Item 10 adds the Independent National Security Legislation Monitor and National Security Adviser (as defined in item 4) to the list of people in section 30 from whom the PJCIS may seek briefings. The Counter-Terrorism Legislation Amendment (Foreign Fighters) Act 2014 has already added the AFP Commissioner to the list (item 133C of Schedule 1 to that Act).

Item 11 - Membership balance

14.                    Item 11 operates in conjunction with item 5 as it relates to the composition of the PJCIS. It amends subclause 14(5) of Part 3 of Schedule 1 to specify that in nominating the members of the PJCIS, the Prime Minister and the Leader of the Government in the Senate must be satisfied that the members to be nominated are the most appropriate members available to serve on the Committee. This is in addition to the existing requirement (now paragraph 14(5)(b)) that regard be had to ensuring that the composition of the membership reflect the representation of recognized political parties in the Parliament.

Item 12 - Transitional provisions relating to membership

15.                    Item 12 of Schedule 1 is a provision that is designed to manage the transition to the new membership arrangements.



 

Statement of Compatibility with Human Rights

Prepared in accordance with Part 3 of the Human Rights (Parliamentary Scrutiny) Act 2011

 

Parliamentary Joint Committee on Intelligence and Security Amendment Bill 2015

 

This Bill is compatible with the human rights and freedoms recognised or declared in the international instruments listed in section 3 of the Human Rights (Parliamentary Scrutiny) Act 2011 .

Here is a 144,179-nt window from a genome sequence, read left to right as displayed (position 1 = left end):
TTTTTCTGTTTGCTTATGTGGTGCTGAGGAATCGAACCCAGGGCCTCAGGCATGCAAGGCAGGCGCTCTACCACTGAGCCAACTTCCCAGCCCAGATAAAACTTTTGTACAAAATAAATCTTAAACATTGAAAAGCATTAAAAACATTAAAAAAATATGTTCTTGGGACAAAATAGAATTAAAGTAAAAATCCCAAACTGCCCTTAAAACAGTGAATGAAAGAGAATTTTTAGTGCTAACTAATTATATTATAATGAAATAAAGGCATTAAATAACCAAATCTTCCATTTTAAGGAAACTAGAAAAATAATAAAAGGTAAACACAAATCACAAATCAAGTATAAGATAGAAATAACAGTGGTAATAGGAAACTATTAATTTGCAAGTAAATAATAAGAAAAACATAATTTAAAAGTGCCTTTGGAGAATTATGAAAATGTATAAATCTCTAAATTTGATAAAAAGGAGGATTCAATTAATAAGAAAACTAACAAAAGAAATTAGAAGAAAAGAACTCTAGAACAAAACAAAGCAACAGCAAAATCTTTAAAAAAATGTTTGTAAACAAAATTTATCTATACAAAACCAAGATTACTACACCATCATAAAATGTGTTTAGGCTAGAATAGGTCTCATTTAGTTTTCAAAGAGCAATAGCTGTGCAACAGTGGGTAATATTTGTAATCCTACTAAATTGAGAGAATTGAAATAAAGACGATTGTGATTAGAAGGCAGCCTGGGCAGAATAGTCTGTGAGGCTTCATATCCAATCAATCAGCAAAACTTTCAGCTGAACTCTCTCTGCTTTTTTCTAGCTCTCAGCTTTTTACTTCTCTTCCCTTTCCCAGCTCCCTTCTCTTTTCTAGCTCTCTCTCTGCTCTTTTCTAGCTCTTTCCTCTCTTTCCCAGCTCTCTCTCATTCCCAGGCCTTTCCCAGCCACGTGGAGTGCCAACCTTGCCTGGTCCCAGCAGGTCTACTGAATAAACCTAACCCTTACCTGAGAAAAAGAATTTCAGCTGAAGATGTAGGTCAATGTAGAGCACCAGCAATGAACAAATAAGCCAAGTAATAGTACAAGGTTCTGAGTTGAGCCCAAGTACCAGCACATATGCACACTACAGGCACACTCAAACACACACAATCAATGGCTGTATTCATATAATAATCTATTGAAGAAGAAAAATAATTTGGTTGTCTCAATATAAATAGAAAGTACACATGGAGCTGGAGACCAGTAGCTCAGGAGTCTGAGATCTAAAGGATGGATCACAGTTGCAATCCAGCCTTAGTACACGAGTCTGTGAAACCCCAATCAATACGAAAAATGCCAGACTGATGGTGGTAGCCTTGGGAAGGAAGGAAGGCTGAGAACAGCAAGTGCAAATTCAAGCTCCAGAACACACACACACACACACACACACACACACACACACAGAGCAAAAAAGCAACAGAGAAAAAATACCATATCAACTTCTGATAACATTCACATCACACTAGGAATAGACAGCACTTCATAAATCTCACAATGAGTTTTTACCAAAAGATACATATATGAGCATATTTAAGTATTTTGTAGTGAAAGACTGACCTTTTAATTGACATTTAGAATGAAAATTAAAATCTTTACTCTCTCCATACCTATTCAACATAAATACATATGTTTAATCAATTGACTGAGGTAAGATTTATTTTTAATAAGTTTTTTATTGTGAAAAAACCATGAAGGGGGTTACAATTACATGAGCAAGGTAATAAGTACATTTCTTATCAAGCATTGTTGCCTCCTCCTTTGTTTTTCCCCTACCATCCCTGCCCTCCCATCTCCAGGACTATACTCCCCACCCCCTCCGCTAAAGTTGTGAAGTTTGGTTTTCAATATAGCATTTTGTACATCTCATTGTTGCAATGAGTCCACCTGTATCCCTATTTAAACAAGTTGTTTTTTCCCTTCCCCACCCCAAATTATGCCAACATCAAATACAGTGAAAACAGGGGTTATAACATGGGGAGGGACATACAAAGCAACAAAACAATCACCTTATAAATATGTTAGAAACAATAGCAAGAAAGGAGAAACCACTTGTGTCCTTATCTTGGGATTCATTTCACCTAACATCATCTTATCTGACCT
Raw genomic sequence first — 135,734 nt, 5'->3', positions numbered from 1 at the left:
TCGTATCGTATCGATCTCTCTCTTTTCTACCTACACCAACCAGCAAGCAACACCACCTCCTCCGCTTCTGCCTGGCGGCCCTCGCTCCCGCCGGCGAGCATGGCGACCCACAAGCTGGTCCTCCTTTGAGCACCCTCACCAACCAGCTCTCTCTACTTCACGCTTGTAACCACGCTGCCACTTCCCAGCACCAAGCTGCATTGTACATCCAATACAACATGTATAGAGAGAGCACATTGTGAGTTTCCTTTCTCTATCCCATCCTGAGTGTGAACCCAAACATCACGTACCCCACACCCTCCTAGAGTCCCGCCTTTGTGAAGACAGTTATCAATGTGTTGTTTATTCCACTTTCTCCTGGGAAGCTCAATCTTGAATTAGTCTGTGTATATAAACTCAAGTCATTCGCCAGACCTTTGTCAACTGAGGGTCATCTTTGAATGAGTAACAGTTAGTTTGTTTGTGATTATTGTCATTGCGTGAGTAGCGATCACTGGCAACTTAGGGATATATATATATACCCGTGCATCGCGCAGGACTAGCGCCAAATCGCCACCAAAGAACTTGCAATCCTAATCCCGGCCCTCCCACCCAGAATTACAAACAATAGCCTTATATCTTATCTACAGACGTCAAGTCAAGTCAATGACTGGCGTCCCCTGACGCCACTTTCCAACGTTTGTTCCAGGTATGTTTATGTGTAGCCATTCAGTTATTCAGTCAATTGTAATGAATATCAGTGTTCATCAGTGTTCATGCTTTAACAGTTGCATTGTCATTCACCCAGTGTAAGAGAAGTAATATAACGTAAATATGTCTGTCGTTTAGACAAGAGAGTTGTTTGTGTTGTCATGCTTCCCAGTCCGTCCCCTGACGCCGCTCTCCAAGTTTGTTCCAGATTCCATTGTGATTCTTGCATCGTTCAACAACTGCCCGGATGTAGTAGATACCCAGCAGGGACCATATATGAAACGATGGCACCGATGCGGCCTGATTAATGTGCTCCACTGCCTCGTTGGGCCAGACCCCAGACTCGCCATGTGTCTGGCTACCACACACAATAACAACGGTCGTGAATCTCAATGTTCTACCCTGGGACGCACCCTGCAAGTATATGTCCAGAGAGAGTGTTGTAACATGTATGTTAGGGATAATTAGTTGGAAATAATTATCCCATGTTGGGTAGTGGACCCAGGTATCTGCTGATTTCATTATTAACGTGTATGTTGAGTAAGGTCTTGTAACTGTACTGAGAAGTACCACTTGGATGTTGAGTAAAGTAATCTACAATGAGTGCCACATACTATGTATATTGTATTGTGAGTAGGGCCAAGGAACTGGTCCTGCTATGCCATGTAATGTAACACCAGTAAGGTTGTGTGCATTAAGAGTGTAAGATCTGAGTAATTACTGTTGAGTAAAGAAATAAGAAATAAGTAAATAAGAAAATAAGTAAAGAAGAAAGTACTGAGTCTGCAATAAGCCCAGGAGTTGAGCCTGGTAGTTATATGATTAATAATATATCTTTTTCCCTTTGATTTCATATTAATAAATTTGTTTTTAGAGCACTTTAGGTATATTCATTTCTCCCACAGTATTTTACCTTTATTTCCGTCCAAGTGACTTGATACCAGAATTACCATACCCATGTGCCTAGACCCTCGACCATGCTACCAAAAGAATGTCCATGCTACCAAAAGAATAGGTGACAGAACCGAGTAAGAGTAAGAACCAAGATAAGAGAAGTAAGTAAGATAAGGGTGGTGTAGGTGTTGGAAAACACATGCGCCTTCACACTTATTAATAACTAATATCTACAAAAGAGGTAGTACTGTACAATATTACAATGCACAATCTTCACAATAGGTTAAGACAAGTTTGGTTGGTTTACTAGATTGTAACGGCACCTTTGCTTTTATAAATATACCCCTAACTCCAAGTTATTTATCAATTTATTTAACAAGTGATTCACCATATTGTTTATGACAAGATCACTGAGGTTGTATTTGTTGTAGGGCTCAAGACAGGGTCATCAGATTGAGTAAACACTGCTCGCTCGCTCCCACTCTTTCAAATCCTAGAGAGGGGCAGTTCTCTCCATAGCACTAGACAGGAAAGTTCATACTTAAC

Overview of the Bill

The measures proposed in this Bill will increase the accountability of our security and intelligence agencies and ensure ongoing public confidence in the integrity of these vital institutions.

The Bill amends the Independent National Security Legislation Monitor Act 2010 , the Inspector-General of Intelligence and Security Act 1986 , and the Intelligence Services Act 2001 to provide the Parliamentary Joint Committee on Intelligence and Security with more flexible membership, greater powers and resources, the capacity to generate its own inquiries, better coordination with the IGIS, and oversight responsibility for the counter-terrorism elements of the Australian Federal Police (AFP). The Bill also provides for review for controversial legislation.

Human rights implications

The Bill promotes the protection of human rights by improving the scrutiny of national security legislation and the actions of intelligence and security agencies.

Conclusion

This Bill is compatible with human rights as it promotes the protection of human rights through improved scrutiny of national security legislation that may limit human rights.

 

Senator Penny Wong